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AS THE PAST DIES, THE FUTURE BECKONS…REY gambles everything as she heads for a confrontation with KYLO REN and SUPREME LEADER SNOKE. As the fate of the RESISTANCE hangs in the balance, will POE DAMERON risk mutiny to take matters into his own hands? And who is the mysterious visitor coming to offer counsel to LUKE SKYWALKER? (SPOILER ALERT, it’s YODA!)

Writer: Gary Whitta
Penciller:
Michael Walsh
Inker:
Michael Walsh
Letterer:
Travis Lanham
Colorist:
Mike Spicer
Cover artist:
Rahzzah
Editor:
Mark Paniccia

The comic adaptation is an integral pillar of Star Wars licensing, merchandising, and fandom. Since April, 1977, under Roy Thomas and Howard Chaykin’s steady hands and direction, Star Wars fans who didn’t know they were Star Wars fans yet had their first step into a larger galaxy. The first six issues of the original adaptation were funky. Take a quick glance at Vader’s bulbous, green head on the cover and you know the whole vibe. Based off production photos and an early script of Episode IV, a lot of liberties were taken. The great deleted scenes that we may never see integrated into A New Hope are boldly displayed for all to see right there in issue #1. Luke watches the Tantive IV chased by Vader’s Star Destroyer through his macro binoculars and attends Biggs’ homecoming. We get a feel of American Graffiti in space. This tradition followed through The Empire Strikes Back adaptation where Yoda’s depiction looks closer to Ralph McQuarrie’s concept than Frank Oz’s puppet. While these touches were not true to the end film result, they act as artifacts of a more humble age of the brand and licensing. An age when the artistic contributors and creators added some additional spice.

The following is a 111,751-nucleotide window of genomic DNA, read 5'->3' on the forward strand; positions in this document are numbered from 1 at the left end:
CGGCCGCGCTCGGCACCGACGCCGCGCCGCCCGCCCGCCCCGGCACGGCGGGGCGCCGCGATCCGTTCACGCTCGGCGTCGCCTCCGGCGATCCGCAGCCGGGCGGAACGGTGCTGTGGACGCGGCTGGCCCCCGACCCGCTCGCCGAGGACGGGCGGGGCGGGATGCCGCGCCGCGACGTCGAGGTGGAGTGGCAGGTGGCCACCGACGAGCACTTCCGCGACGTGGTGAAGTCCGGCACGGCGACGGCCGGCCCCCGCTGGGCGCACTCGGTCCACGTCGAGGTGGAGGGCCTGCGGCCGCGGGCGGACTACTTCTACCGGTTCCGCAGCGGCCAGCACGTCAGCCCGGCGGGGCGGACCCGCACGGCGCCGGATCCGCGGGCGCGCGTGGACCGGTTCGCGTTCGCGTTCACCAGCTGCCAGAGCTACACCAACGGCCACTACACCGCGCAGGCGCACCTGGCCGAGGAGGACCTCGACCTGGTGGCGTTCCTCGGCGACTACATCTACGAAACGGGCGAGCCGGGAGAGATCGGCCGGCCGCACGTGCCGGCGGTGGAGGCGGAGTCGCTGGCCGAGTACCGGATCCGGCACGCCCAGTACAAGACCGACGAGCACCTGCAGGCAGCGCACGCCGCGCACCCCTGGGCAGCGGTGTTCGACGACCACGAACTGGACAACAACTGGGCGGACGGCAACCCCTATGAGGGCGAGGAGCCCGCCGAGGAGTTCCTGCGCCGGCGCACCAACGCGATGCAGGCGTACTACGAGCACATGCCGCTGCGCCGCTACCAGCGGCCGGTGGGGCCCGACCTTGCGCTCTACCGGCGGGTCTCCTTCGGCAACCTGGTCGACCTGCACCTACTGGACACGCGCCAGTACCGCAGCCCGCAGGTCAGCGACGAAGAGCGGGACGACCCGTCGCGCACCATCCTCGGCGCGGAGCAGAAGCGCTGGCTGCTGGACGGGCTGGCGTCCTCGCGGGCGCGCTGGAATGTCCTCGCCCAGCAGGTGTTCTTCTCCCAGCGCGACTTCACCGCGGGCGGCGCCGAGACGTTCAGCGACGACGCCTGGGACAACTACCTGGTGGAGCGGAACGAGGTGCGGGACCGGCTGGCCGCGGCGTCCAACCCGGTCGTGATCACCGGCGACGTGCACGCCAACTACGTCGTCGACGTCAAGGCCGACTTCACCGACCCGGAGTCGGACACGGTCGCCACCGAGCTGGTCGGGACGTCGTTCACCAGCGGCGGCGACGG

It is no longer 1977.

Most comic adaptations coming out in this third great age of Star Wars are strict adaptations. There are marked deviations from this rule. Rogue One added some unseen moments-if not complete scenes- that incentivized the fan to pay the $3.99 admission fee. We saw some flavor in Jyn’s relationship to her cell-mate before K-2’s break out. We also got a couple flashback vignettes from Jyn’s early militant days.

The Last Jedi adaptation is not the Rogue One adaptation either. Now, I can only speak to issue #4 here. So, let’s get away from what The Last Jedi Adaptation issue #4 isn’t and get down to what it is.

We can’t speak to the merit of The Last Jedi storyline, characters, and plot, because those adapting the material have no leeway in that regard. All we can speak to is the quality of the adaptation.

Rahzzah’s cover is a beautiful depiction of an integral scene between Luke and Yoda. Embedded in this scene is one of the strongest messages condensed to one Yoda-ism. Rahzzah’s chose to depict Luke and Yoda’s face, illuminated by the burning of the old ways. Soft lines with expert depth of color come together for a realistic and powerful cover scene.